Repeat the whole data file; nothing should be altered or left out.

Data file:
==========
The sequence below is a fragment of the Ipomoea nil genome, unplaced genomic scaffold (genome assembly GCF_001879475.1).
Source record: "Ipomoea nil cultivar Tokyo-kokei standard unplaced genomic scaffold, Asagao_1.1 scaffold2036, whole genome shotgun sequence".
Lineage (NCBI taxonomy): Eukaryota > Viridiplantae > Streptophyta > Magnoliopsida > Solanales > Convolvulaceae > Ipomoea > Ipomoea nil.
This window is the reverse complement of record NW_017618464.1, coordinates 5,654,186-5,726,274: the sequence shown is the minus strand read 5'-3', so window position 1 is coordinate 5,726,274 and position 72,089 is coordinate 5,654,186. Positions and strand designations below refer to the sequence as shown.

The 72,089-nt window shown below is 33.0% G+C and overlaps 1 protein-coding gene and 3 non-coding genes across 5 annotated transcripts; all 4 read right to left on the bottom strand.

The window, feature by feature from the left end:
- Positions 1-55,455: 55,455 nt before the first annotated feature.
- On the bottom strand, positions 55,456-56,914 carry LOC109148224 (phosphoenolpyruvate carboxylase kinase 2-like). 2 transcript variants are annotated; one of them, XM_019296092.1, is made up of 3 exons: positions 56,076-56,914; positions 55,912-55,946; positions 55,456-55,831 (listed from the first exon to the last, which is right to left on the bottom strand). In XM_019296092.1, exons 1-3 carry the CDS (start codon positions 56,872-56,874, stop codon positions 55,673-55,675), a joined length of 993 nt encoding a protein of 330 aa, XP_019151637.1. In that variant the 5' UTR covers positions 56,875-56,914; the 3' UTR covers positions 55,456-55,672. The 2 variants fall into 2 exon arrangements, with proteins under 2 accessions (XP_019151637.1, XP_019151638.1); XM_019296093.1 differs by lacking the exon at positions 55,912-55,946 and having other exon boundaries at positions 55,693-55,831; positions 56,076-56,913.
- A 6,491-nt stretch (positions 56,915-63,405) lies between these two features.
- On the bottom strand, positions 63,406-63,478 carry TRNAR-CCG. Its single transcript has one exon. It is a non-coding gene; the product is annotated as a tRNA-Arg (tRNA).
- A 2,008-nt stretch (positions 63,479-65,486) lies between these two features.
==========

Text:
The sequence below is a fragment of the Ipomoea nil genome, unplaced genomic scaffold (genome assembly GCF_001879475.1).
Source record: "Ipomoea nil cultivar Tokyo-kokei standard unplaced genomic scaffold, Asagao_1.1 scaffold2036, whole genome shotgun sequence".
Lineage (NCBI taxonomy): Eukaryota > Viridiplantae > Streptophyta > Magnoliopsida > Solanales > Convolvulaceae > Ipomoea > Ipomoea nil.
This window is the reverse complement of record NW_017618464.1, coordinates 5,654,186-5,726,274: the sequence shown is the minus strand read 5'-3', so window position 1 is coordinate 5,726,274 and position 72,089 is coordinate 5,654,186. Positions and strand designations below refer to the sequence as shown.

The 72,089-nt window shown below is 33.0% G+C and overlaps 1 protein-coding gene and 3 non-coding genes across 5 annotated transcripts; all 4 read right to left on the bottom strand.

The window, feature by feature from the left end:
- Positions 1-55,455: 55,455 nt before the first annotated feature.
- On the bottom strand, positions 55,456-56,914 carry LOC109148224 (phosphoenolpyruvate carboxylase kinase 2-like). 2 transcript variants are annotated; one of them, XM_019296092.1, is made up of 3 exons: positions 56,076-56,914; positions 55,912-55,946; positions 55,456-55,831 (listed from the first exon to the last, which is right to left on the bottom strand). In XM_019296092.1, exons 1-3 carry the CDS (start codon positions 56,872-56,874, stop codon positions 55,673-55,675), a joined length of 993 nt encoding a protein of 330 aa, XP_019151637.1. In that variant the 5' UTR covers positions 56,875-56,914; the 3' UTR covers positions 55,456-55,672. The 2 variants fall into 2 exon arrangements, with proteins under 2 accessions (XP_019151637.1, XP_019151638.1); XM_019296093.1 differs by lacking the exon at positions 55,912-55,946 and having other exon boundaries at positions 55,693-55,831; positions 56,076-56,913.
- A 6,491-nt stretch (positions 56,915-63,405) lies between these two features.
- On the bottom strand, positions 63,406-63,478 carry TRNAR-CCG. Its single transcript has one exon. It is a non-coding gene; the product is annotated as a tRNA-Arg (tRNA).
- A 2,008-nt stretch (positions 63,479-65,486) lies between these two features.